As the title indicates, this will be our final post. Mostly because our life with Howard is perfectly joyful for a thousand reasons. First, Howard is simply THE happiest dog ever! His tail never stops wagging - wide cheery wags, twirling wags and thump, thump, thumping wags - when we walk into a room, say his name or simply look his way and smile. Howard's eyes light up when we come home. He is utterly jubilant...thrilling us with a buoyant tigger-like greeting followed by a crazy tazmanian devil dash for a toy snatch from Daphne and his big finale, the famous couch dive. It's like coming home to a circus act each day.
Howard's zany antics keep us laughing. One of many examples is when he wakes up. First, he shakes his ginormous head which sounds like a helicopter lifting off. Next it's the long downward dog stretch with yawn-owl, followed by a massive sneeze, not a dog sneeze, oh no...it's a house shaking old man sneeze... AAAHPHCHHOOOBRRR! Then he happily trots off ready for whatever. We laugh every time. Howard's sleeping habits are equally amusing. He either sleeps curled up like a fat python or flat on his back - hind legs spread eagle, front legs down by his sides or on his chest. I could go on and on... like I said, a thousand reasons....
If you have only happened upon this blog for the first time, it is an amazing rescue story that, like many I imagine, has a happy ending for all, but most importantly, Howard. Howard joined our family on November 22, 2008. We were brought together by an unusual set of circumstances, but I like to believe it was simply fate.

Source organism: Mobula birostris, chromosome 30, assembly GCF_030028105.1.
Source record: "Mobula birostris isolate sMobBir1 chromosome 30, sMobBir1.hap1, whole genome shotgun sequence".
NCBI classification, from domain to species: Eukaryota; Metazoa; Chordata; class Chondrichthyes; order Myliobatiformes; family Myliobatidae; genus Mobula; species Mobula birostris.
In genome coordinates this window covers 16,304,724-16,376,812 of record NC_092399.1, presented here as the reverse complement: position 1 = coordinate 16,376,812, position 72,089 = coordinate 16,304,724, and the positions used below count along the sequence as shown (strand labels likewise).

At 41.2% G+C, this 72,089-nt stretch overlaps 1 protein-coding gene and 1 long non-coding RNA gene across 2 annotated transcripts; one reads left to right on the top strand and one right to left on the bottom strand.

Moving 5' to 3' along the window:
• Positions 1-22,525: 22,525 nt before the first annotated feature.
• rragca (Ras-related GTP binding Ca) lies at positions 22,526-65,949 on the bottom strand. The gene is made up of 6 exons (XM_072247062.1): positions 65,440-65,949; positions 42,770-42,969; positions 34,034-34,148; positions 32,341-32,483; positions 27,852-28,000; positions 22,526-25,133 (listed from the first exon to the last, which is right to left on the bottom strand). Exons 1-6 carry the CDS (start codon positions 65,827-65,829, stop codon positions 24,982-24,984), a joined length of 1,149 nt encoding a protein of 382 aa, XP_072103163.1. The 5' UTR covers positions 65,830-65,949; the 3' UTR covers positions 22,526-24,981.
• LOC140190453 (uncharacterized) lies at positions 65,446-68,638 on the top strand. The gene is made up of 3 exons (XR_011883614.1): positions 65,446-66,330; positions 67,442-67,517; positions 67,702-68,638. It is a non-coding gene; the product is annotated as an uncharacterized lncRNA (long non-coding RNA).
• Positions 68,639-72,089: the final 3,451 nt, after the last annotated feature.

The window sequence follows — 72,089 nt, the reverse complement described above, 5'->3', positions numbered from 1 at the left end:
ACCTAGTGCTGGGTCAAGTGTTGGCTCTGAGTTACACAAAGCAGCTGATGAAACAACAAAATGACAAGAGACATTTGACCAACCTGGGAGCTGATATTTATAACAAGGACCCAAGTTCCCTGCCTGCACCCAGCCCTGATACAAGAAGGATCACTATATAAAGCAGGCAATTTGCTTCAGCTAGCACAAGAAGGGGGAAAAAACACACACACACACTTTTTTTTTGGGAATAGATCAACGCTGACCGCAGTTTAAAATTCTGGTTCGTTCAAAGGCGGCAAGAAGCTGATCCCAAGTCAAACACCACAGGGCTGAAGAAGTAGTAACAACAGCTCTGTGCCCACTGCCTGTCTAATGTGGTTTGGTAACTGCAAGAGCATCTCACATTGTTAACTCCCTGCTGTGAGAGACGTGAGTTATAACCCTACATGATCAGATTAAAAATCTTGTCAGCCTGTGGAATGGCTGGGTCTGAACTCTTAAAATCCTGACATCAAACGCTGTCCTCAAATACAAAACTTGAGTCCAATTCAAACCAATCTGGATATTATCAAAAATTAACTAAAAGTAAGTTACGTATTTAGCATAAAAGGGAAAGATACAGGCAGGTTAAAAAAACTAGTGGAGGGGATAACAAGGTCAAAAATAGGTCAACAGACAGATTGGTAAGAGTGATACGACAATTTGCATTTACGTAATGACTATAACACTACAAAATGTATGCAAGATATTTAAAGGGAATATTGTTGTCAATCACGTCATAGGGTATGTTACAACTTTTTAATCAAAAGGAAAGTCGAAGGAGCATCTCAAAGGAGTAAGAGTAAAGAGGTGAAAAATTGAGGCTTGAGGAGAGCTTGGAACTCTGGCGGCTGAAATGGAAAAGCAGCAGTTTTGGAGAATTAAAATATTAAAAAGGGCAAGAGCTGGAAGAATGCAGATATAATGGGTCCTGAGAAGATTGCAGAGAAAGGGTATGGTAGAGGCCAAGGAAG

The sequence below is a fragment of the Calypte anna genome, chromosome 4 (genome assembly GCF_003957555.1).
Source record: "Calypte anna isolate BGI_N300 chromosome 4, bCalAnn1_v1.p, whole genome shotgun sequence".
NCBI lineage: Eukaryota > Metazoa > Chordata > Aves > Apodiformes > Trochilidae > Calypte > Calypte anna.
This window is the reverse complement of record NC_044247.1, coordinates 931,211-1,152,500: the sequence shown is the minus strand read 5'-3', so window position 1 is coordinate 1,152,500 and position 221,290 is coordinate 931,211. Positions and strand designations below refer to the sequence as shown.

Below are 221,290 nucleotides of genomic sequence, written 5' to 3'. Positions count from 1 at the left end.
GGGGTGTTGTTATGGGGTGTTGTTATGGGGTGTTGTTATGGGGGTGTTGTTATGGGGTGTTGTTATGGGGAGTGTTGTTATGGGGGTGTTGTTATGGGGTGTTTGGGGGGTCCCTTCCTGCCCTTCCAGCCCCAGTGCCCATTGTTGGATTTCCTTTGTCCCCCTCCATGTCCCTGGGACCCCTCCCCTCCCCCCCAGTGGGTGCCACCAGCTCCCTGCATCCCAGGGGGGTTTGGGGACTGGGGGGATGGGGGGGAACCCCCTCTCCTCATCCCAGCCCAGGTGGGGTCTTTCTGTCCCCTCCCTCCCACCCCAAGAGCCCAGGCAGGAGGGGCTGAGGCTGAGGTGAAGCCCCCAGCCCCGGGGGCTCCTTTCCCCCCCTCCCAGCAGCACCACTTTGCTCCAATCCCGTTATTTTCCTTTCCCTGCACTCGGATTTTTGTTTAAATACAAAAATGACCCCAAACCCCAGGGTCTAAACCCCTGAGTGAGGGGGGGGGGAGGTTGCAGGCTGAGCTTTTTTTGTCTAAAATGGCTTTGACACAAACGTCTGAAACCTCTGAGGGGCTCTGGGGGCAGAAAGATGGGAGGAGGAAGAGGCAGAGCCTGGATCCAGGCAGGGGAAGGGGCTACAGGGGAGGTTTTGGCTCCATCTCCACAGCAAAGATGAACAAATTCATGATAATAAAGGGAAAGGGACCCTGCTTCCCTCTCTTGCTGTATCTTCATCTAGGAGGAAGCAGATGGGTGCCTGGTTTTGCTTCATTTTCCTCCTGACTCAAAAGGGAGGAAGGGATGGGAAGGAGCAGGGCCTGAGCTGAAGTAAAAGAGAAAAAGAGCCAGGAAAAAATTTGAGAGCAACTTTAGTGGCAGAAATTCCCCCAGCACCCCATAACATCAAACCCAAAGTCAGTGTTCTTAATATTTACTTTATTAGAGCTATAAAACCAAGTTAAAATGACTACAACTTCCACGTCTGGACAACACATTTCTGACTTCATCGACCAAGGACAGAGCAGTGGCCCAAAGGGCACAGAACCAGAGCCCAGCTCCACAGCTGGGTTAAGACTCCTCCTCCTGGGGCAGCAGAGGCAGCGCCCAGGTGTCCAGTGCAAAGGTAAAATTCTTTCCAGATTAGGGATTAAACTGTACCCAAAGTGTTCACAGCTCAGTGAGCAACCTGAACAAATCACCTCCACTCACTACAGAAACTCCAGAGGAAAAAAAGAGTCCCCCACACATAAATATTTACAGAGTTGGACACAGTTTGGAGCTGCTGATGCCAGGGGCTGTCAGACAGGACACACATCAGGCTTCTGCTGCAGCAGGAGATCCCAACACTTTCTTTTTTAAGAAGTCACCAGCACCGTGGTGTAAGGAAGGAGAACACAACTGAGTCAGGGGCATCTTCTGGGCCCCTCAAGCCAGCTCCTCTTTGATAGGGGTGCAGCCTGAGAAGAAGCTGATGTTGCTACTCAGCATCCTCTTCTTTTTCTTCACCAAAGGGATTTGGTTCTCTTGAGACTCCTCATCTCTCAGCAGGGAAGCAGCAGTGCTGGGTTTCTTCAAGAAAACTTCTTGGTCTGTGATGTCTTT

Howard was an owner surrender - rescued by two by very special ABA volunteers, Sandy and Mari. He was an older boy, malnourished, dangerously underweight, parasite infested with numerous large cysts. He was crated for 12 hours or more a day and basically neglected because his owner did not have time for him. Still, Sandy said that the moment she met Howard she knew he was special. Apparently, despite the fact that he was completely disregarded by his owner and living a hopeless existence, Howard remained a calm, sweet, kind and gentle boy at heart who absolutely deserved a second chance, if he survived.
While some thought Howard was unadoptable, given his age and health issues, Sandy and Mari disagreed (thank God) and made Howard's rescue their personal mission. Howard was fostered by Mari while Sandy provided his food and they both provided care and love. Mari also called upon her friend, Caren, to join Howard's cause. Caren works at a veterinary clinic in New York and graciously took Howard temporarily so that he could get the medical treatment he needed, which included neutering, cyst removal (8 in all), blood work, parasite and de-worming treatment as well as thryoid treatment. Caren personally paid his extensive medical bills. After Howard's medical treatment, he returned to Mari's and spent the next two months recovering and gaining weight. Mari and Sandy gave Howard a taste of the life that he deserved. In return, Howard apparently provided quite a bit of his unique quality of entertainment.
Not long after Howard's rescue, Sandy met my husband and I during an ABA volunteer assignment. The next day, Sandy and I spoke on the phone and got to know each other. I told her that we lost our male bullmastiff, Harley, in August to cancer and had just started to look for a companion for our female, Daphne, who was very depressed. We originally wanted and were waiting for a puppy, but then start to think about rescue. She mentioned Howard, describing what an amazing boy he was and that she thought he would be a good match for us. She said they were being very particular about his adoption because he was so special to them.